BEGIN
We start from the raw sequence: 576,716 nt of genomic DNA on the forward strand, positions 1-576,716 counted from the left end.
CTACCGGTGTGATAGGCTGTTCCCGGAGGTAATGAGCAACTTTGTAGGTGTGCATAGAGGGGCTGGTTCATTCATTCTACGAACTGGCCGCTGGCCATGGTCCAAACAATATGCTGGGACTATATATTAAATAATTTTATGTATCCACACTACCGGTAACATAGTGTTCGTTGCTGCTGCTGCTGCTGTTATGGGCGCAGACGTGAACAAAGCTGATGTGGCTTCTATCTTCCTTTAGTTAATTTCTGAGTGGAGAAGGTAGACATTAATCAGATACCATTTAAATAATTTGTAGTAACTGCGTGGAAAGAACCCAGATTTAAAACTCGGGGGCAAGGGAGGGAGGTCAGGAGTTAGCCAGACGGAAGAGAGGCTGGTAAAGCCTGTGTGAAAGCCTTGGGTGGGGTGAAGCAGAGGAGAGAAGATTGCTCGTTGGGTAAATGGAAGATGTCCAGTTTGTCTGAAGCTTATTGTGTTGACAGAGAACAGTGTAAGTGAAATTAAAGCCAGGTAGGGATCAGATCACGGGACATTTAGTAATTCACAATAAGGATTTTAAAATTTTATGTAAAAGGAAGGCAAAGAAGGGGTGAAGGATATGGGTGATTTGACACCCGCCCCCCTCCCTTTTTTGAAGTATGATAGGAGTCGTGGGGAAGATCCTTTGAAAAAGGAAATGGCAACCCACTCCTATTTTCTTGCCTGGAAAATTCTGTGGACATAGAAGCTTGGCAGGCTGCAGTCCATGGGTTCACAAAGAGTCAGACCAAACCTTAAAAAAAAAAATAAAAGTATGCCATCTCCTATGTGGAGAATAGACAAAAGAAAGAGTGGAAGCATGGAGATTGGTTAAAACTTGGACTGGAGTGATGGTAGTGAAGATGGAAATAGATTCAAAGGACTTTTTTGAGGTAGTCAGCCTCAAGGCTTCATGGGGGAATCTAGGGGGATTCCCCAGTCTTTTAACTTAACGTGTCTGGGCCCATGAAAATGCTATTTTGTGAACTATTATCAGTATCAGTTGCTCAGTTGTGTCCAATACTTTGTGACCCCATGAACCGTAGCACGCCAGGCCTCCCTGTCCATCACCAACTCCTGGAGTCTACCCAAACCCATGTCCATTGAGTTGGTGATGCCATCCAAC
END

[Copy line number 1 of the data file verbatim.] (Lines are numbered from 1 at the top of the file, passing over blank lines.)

We start from the raw sequence: 576,716 nt of genomic DNA on the forward strand, positions 1-576,716 counted from the left end.